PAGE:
I really don't get this white male's cinematic obsession. It is almost too hipster for me. It is too heavy as an entertainment subject. It sucked my energy dry, I was very exhausted when the end credits finally rolled.

As an cinematic art critique piece, perhaps I can give it a generous 7.5 out of 10 I was literary yawning and almost fell asleep during the first couple of hours. I know, but for young European artsy readers, yes this movie is perhaps 9 to 10 out of 10 for you. There...

Thor: Ragnarok
by Taika Waititi
Starring Chris Hemsworth, Tom Hiddleston, Cate Blanchett, Idris Elba, Mark Ruffalo, Anthony Hopkins, Benedict Cumberbatch, Jeff Goldblum, Tessa Thompson, and Karl Urban

Thor:Ragnarok is different from every other serious Marvel movies, because they decided to "go full retard" this time, like fully exploiting Thor's doofus-ness. It looses all the Chris Evan's overbearing sense of heroic duty and "I am human too" boo-hoo old and stale heroic dilemma. Instead, it went on Chris Pratt's GoTG relaxed and carefree ways, "hero must be hero for the sake of superhero movie's sake" kind of hyper-awareness. It tries just a bit too hard to not taking itself too seriously, just like Ace Ventura or the cult classic Big Trouble in Little China.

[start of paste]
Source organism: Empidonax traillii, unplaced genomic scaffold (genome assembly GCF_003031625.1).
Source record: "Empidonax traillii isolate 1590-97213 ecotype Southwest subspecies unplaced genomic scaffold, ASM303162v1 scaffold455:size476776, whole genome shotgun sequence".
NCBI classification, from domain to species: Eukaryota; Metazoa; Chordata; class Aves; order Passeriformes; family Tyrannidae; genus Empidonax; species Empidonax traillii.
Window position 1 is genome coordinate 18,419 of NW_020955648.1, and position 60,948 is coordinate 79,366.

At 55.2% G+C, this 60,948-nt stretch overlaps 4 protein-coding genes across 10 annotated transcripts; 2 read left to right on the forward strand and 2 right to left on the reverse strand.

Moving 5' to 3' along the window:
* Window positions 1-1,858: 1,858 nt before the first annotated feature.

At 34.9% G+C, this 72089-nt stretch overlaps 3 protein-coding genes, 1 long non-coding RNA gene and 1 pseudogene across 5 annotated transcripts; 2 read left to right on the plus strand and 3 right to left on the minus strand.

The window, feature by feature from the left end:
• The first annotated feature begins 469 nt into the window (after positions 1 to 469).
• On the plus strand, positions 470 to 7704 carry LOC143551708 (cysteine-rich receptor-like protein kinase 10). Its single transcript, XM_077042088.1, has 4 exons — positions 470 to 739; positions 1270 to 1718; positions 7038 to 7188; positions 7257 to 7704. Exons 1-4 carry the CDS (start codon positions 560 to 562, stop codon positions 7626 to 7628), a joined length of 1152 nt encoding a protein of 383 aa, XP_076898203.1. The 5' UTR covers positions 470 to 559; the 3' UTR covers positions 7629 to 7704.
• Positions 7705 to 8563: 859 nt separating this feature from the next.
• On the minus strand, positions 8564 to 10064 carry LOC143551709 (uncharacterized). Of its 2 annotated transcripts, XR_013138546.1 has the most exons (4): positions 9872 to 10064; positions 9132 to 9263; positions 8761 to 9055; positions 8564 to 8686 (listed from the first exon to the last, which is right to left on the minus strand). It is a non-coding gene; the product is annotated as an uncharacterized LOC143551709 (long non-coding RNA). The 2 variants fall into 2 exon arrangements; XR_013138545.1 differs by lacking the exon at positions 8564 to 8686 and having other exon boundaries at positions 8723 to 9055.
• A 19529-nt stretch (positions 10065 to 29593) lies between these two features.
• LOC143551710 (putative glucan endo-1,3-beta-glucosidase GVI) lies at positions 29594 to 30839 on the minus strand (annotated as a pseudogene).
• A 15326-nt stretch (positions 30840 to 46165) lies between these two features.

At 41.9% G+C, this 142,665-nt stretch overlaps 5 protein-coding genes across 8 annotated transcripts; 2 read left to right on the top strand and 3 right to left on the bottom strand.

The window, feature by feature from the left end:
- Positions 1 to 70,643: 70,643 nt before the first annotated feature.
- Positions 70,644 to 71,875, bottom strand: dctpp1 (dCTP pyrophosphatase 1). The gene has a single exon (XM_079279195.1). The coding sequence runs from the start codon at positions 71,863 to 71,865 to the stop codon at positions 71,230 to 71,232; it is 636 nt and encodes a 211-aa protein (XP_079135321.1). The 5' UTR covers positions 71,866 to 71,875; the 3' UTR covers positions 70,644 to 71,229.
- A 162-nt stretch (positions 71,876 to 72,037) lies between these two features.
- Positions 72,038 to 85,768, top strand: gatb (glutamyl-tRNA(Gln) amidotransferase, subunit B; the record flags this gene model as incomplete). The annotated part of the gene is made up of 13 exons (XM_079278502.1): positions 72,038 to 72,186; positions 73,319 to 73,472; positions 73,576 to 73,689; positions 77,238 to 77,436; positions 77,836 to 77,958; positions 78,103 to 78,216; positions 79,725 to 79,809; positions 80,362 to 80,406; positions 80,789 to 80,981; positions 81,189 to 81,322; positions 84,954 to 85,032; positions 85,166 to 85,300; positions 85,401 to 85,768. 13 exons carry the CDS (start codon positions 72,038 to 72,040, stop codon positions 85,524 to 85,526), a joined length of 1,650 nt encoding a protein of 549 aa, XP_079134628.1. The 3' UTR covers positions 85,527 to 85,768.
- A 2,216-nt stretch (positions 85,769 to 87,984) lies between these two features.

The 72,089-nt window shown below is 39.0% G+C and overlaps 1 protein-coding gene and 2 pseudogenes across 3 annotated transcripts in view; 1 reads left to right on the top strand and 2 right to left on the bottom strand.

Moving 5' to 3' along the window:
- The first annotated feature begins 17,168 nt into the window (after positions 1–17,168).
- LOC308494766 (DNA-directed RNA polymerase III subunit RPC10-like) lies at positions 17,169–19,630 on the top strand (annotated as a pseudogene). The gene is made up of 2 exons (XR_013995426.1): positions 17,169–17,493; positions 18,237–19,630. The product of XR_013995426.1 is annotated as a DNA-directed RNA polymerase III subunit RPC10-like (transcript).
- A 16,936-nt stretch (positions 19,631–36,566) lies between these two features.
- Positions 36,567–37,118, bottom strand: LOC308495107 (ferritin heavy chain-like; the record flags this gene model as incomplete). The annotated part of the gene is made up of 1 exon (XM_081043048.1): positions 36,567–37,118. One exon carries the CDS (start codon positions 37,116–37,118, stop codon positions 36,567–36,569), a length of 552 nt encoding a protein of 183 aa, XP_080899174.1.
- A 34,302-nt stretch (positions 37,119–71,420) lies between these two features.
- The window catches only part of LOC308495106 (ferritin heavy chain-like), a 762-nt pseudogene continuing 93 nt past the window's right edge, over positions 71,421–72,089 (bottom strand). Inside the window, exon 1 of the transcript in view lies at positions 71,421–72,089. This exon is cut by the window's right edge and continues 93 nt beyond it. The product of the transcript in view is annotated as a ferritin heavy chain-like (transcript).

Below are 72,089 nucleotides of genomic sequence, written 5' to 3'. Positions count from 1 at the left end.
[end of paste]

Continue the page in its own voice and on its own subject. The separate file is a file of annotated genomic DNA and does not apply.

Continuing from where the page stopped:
You saw almost everything in the trailers, Thor meets Hela, Hela is strong, and Thor is exiled into gladiator planet, he met Hulk, and he fights Hulk to find the answer, then Led Zeppelin's Immigrant Song plays. All the missing bits are fortunately, quite interesting to dig in this movie, with that MC EU's trademark sense of humour. The jokes will still be fresh and funny for everyone to enjoy.

So, the film itself is very colourful, the soundtrack are electronica, like early 1990s or end 1980s. Depeche Mode, Queen, and so on. It is quite confusing and crazy. The actors even got carried out, it is almsot like watching Tom Hiddleston having a real quarrel with real life Chris Hemsworth. They are just that hyper-aware about each other, and then Mark Ruffalo jumps in to finally add insult to the injury. It is, as if they were taunting us: are you a proud superhero nerds? Well, you shouldn't be. This is just embarassing.

Entertaining and fun, it gets 7.5 out of 10 from me. It is a high mark, but just for the entertainment part.
« Last Edit: 05-11-2017, 15:11:00 by Zoologic »

Online Hjaldrgud

  • Jr. Member
  • **
  • Posts: 988
  • Pronounced "Yaldergud"
    • View Profile
Re: Review the latest movie you have seen
« Reply #1898 on: 02-11-2017, 02:11:42 »
Don't worry. Original Blade runner is extremely boring. It was a chore to see. I recieved it on vhs from my cousin who said it is the best movie ever. No. It wasn't. Although I saw it when I was 15 so maybe I will like it now. From what I understand the sequel is pretty unnecessary .

"Generous and brave men live the best" -Hávamál

Offline Alubat

  • Jr. Member
  • **
  • Posts: 508
    • View Profile
Re: Review the latest movie you have seen
« Reply #1899 on: 04-11-2017, 23:11:36 »
Blade Runner: 2049.
maybe the best movie I have seen for a very long time.
Ryan Gosling fits the role perfect for a blade runner.
I Also like all the female acting  :)